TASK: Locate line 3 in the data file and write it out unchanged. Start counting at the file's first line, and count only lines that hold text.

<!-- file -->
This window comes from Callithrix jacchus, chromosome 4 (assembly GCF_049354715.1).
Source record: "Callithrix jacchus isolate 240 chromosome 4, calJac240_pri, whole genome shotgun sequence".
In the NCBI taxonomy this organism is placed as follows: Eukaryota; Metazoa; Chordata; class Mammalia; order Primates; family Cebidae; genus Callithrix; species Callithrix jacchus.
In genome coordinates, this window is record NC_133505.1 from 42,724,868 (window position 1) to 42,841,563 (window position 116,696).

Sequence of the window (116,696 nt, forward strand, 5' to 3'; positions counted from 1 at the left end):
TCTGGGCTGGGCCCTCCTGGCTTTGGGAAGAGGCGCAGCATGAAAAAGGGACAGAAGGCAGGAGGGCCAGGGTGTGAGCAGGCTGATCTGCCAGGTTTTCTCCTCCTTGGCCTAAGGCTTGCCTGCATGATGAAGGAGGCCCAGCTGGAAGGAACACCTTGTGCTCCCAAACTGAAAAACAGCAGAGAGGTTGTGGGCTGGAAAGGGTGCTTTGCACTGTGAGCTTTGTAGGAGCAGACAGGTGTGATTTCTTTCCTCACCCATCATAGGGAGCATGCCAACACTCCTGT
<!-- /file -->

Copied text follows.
In the NCBI taxonomy this organism is placed as follows: Eukaryota; Metazoa; Chordata; class Mammalia; order Primates; family Cebidae; genus Callithrix; species Callithrix jacchus.